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Joe Paterno, the Penn State football coach who preached success with honor for half a century but whose legend was shattered by a child sex abuse scandal, said Wednesday he will retire at the end of this season.

Paterno said he was ”absolutely devastated” by the case, in which his onetime heir apparent, Jerry Sandusky, has been charged with molesting eight boys in 15 years, including at the Penn State football complex.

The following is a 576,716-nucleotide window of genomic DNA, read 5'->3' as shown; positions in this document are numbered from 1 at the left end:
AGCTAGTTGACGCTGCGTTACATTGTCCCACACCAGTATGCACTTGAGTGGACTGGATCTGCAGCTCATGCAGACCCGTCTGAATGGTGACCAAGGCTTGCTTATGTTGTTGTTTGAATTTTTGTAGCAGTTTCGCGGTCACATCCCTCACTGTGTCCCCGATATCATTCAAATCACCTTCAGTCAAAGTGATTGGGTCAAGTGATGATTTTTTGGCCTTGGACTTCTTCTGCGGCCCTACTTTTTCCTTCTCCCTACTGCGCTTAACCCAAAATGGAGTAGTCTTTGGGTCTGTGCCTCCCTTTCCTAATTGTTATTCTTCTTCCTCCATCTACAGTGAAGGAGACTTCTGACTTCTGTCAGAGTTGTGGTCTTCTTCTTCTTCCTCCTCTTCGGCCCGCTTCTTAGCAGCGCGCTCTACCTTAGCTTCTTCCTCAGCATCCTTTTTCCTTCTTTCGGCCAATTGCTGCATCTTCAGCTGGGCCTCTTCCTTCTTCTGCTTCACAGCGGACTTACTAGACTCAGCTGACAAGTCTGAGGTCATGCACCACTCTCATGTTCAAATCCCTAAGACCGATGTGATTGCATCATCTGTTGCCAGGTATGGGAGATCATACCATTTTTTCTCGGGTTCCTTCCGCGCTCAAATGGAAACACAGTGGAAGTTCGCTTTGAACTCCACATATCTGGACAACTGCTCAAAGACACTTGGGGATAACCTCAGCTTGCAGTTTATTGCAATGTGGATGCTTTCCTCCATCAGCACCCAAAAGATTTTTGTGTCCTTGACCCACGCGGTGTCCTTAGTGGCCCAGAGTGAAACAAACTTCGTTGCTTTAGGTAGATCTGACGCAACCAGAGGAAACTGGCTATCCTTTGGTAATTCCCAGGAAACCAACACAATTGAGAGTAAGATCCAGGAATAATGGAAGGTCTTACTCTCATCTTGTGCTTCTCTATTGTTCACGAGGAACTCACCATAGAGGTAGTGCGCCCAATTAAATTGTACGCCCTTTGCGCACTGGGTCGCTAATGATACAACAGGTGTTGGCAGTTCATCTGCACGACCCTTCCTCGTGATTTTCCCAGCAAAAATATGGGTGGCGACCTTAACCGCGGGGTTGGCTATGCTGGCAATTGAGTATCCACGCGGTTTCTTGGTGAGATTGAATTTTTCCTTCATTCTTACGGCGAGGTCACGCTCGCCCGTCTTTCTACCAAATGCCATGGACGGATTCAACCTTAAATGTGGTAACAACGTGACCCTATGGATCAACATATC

He said he hoped the team could finish its season with ”dignity and determination.”

The school’s board of trustees could still force Paterno to leave immediately. It also could take action against the university president, Graham Spanier.

Paterno said the trustees, who had been considering his fate, should ”not spend a single minute discussing my status” and have more important matters to address.

The 84-year-old Paterno has been engulfed by outrage that he did not take more action after a graduate assistant, Mike McQueary, came to him in 2002 and reported seeing Sandusky in the Penn State showers with a 10-year-old boy. Paterno notified the athletic director, Tim Curley, and a vice president, Gary Schultz.

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